Just ten years ago, Olympic champion Kamara James was poised to do for the sport of épée fencing what Venus and Serena Williams accomplished for tennis: blast through the aristocratic gauze surrounding the field, color up its reputation and open the floodgates of inner city brown kids who might popularize the sport in the general public eye…
So how did Kamara James, at 29, wind up mysteriously deceased in her U.S. apartment with her last years on Earth clouded by mental illness, presumed schizophrenia, poverty and homelessness?
Kingston, Jamaica-born Kamara James defied the odds her single-parent household birth and family’s later New York City migration set for her. At age 11, she found The Peter Westbrook Foundation. African-American Olympic fencing medalist Peter Westbrook began the foundation to redirect children from the streets of New York and certain poverty or gang membership. Kamara went from dodging bullets and boredom in school to displaying prodigious gifts in academic brilliance and the sport of épée. By several reports (and her own admission), her relationship to her family frayed steadily even as she ascended. She never knew her father. Her stepfather died when she was young. Despite the broken homes, Kamara stayed driven.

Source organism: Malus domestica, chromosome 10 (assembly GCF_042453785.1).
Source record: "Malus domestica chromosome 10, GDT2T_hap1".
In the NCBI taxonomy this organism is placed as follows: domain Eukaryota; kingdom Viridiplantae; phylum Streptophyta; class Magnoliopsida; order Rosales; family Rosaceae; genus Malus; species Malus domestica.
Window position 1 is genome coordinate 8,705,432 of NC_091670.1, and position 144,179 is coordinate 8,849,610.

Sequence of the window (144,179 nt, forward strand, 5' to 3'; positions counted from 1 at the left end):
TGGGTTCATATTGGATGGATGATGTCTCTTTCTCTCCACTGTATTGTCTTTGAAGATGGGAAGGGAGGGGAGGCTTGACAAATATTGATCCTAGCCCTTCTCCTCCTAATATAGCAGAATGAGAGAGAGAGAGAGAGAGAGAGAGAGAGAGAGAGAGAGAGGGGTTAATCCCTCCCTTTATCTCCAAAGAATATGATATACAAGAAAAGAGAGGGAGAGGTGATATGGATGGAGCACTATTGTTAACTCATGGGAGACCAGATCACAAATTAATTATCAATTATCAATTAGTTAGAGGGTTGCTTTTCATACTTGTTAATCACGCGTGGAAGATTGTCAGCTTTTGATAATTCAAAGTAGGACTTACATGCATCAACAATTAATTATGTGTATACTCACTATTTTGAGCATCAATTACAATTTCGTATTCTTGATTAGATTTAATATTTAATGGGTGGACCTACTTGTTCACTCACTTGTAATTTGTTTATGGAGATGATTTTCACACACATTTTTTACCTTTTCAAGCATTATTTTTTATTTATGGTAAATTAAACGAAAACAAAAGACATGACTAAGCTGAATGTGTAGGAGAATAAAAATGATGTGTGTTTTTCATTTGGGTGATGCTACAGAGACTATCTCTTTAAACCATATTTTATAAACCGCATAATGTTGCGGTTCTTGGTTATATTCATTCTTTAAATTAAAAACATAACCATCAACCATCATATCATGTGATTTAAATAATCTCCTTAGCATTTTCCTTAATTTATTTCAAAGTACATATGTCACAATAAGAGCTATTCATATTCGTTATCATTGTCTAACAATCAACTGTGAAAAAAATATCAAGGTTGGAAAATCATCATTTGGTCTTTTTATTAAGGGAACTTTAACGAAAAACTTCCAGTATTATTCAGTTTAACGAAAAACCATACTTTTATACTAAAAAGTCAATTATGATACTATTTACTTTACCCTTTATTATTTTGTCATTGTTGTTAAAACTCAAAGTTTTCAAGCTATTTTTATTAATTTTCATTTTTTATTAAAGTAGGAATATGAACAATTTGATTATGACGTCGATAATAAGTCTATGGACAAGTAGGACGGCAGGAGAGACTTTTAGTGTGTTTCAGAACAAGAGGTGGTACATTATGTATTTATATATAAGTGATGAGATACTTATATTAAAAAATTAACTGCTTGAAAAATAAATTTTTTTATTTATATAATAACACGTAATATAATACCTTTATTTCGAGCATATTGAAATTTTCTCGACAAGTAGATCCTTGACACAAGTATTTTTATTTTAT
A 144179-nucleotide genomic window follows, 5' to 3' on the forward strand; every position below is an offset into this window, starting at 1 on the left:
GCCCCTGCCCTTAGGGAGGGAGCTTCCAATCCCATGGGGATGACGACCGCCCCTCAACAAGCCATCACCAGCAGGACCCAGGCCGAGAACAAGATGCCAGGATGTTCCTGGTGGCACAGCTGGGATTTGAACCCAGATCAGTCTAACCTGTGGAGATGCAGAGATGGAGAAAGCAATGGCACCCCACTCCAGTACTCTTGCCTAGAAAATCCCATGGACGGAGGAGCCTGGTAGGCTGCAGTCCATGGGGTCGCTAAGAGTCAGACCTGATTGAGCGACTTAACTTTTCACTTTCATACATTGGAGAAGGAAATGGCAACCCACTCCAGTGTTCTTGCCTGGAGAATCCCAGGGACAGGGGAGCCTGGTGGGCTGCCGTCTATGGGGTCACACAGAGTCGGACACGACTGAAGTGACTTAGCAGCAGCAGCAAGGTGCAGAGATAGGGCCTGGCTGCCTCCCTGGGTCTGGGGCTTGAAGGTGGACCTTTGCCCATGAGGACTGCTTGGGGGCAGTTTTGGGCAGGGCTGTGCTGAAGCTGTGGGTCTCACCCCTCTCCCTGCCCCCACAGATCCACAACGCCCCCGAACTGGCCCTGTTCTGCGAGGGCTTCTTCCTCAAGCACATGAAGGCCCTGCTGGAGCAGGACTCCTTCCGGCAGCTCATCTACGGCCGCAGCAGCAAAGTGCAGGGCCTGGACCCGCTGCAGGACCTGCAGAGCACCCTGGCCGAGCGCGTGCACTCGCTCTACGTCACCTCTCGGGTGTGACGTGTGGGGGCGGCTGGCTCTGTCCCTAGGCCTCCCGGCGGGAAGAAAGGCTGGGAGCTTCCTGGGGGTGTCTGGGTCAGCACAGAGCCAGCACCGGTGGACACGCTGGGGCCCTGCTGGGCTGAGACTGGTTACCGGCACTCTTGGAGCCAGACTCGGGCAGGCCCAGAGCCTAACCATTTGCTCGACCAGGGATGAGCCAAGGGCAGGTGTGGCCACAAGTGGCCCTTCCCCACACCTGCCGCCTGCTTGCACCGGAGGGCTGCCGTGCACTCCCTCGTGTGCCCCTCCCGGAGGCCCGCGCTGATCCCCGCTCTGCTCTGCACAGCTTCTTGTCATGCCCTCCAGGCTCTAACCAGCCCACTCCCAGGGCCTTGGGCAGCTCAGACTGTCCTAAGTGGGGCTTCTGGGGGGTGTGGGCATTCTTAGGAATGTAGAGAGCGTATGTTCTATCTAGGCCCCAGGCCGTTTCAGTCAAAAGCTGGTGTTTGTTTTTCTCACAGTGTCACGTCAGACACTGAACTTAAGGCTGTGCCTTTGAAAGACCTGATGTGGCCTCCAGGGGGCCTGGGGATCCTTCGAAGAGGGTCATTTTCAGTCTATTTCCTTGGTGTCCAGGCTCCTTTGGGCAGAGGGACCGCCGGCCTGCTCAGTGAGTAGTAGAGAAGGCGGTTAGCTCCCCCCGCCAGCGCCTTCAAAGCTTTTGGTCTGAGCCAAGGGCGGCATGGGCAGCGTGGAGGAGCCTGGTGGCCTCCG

Starting at age of 16, she was a member of the U.S. Senior National Women’s Team in épée fencing (i.e. sword fighting). After a prestigious Manhattan private school recruited her for high school, she went to Princeton University on full academic scholarship. She majored in religion. In 2003, she won a bronze medal in the Junior Olympics. Then, she competed in the 2004 Athens Summer Olympics. She earned a bronze medal in women’s épée. Kamara seemed poised for endorsements, television commercials and global recognition most athletes of any race can only dream of— let alone a Black woman in an invisible sport.
But friends and loved ones maintain here is where Kamara sadly began to shift. By her senior year at Princeton, she had been hospitalized for the months with a diagnosis of schizophrenia. She still graduated on time and with honors after her absence. She celebrated acceptance to Harvard University for graduate school studies in religion. However, she drifted in and out of optimal mental health until friends reported she wandered the streets of New York City emaciated, incoherent, sad and troubled. She ended her love affair with fencing, the very partner who had afforded her esteemed pedigree and worldwide travel. Finally in 2014, her recuperative move to California ended in her death.